Hello, everyone,

“Costas Efthimiou is a University of Central Florida physics professor claims he has mathematic proof that the vampires–at least as they are depicted in legend–simply can’t exist. The logic goes something like this:

“On Jan 1, 1600, the human population was 536,870,911. If the first vampire came into existence that day and bit one person a month, there would have been two vampires by Feb. 1, 1600. A month later there would have been four, and so on. In just two-and-a-half years the original human population would all have become vampires with nobody left to feed on.”

I would appreciate, if you give your opinion for the inquiries below;

1) If the underlined part above is a subjunctive or not? I am thinking of ‘would have been’ above as a future of the past.

2) If that is a mixed conditional, then why the author chose the past tense in 'if-clause' instead of the past perfect one, since the time line has been clearly set as Jan. 1, 1600? I mean, the version - "If the first vampire had come into existence that day and bit one person a month, there would have been ... " would be fit to the mixed conditional.

*source;

https://www.techrepublic.com/a...oves-you-cant-exist/

Original Post

Hi, Deepcosmos,

@deepcosmos posted:

“On Jan 1, 1600, the human population was 536,870,911. If the first vampire came into existence that day and bit one person a month, there would have been two vampires by Feb. 1, 1600. A month later there would have been four, and so on. In just two-and-a-half years the original human population would all have become vampires with nobody left to feed on.”

That "came" is real, not unreal past. You can understand the sentence as follows:

- If it is true that the first vampire came into existence that day and bit one person a month, then there would have been two vampires by Feb. 1, 1600.

That "came" is real, not unreal past. You can understand the sentence as follows:

- If it is true that the first vampire came into existence that day and bit one person a month, then there would have been two vampires by Feb. 1, 1600.

Hi, Gustavo, appreciate yours. Would you let me know following two things;

1) Are you also thinking of 'would have been' as a future of the past?

2) Did you use 'If it is true' to say 'a possible future event', not 'something unreal' (something that is unlikely or impossible)?

That "came" is real, not unreal past.

By the way, Gustavo, if I think the tense simplification has been applied in if clause (instead of 'had come'), thus, resulting in a mixed conditional, does it make sense?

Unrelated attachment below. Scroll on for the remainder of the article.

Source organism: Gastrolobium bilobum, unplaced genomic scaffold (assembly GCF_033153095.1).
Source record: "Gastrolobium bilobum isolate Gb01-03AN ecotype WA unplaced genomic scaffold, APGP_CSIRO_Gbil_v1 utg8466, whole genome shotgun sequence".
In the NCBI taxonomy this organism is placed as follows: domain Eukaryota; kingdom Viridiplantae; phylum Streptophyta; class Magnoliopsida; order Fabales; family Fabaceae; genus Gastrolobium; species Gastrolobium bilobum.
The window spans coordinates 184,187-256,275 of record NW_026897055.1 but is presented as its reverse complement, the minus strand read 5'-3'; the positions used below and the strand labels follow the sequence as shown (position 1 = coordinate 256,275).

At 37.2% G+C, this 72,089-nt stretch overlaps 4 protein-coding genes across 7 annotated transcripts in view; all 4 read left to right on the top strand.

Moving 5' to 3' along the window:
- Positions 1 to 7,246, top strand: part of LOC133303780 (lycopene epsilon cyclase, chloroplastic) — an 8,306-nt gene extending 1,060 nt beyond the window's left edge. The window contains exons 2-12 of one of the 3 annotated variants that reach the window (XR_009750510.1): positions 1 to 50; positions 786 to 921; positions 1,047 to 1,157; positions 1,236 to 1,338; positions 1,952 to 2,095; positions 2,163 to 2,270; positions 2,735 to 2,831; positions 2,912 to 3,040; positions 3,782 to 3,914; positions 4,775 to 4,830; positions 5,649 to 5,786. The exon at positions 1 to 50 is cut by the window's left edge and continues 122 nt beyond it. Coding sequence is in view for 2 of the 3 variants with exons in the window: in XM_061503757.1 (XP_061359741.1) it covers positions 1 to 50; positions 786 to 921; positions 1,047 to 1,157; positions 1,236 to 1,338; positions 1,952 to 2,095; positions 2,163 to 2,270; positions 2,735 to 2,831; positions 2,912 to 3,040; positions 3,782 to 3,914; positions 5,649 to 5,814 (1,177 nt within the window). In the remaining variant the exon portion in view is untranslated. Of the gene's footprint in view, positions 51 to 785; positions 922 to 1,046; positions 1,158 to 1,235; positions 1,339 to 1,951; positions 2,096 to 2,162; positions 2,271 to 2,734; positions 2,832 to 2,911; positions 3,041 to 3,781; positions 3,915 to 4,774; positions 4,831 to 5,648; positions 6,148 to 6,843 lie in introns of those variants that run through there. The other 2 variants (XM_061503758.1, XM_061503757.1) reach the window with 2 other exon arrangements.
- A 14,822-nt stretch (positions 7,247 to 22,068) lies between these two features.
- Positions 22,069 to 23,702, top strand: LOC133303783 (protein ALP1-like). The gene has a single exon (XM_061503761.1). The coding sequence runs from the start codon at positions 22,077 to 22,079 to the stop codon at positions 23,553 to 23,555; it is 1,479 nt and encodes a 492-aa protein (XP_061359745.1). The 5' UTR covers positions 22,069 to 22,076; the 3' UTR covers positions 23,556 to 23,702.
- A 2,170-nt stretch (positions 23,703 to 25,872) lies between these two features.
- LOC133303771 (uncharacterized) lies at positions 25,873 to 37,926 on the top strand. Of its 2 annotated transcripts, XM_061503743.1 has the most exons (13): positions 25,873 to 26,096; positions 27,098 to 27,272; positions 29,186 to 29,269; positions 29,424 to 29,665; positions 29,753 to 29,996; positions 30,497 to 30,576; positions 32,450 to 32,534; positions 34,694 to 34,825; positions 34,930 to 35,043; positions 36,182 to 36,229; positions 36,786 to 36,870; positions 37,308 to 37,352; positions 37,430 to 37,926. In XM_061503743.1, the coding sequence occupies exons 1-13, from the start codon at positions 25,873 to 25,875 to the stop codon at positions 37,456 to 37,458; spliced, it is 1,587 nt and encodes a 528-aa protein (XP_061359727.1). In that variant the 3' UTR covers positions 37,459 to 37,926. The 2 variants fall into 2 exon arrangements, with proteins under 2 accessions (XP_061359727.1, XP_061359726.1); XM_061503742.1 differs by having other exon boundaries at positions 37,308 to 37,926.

@deepcosmos posted:

1) Are you also thinking of 'would have been' as a future of the past?

I'm thinking of it as a hypothetical future from a past perspective.

@deepcosmos posted:

2) Did you use 'If it is true' to say 'a possible future event', not 'something unreal' (something that is unlikely or impossible)?

No. I used it as a metatextual reference to "the first vampire came into existence that day and bit one person a month." Let's see if this helps:

- According to the legend, the first vampire came into existence that day and bit one person a month. If the first vampire actually came into existence that day and bit one person a month (if we consider that as a fact), then there would have been two vampires by Feb. 1, 1600.

@deepcosmos posted:

By the way, Gustavo, if I think the tense simplification has been applied in if clause (instead of 'had come'), thus, resulting in a mixed conditional, does it make sense?

Yes, you can say:

- If the first vampire had come into existence that day and bitten one person a month, then there would have been two vampires by Feb. 1, 1600.

Last edited by Gustavo, Co-Moderator

I'm thinking of it as a hypothetical future from a past perspective.

No. I used it as a metatextual reference to "the first vampire came into existence that day and bit one person a month." Let's see if this helps:

- According to the legend, the first vampire came into existence that day and bit one person a month. If the first vampire actually came into existence that day and bit one person a month (if we consider that as a fact), then there would have been two vampires by Feb. 1, 1600.

Yes, you can say:

- If the first vampire had come into existence that day and bitten one person a month, then there would have been two vampires by Feb. 1, 1600.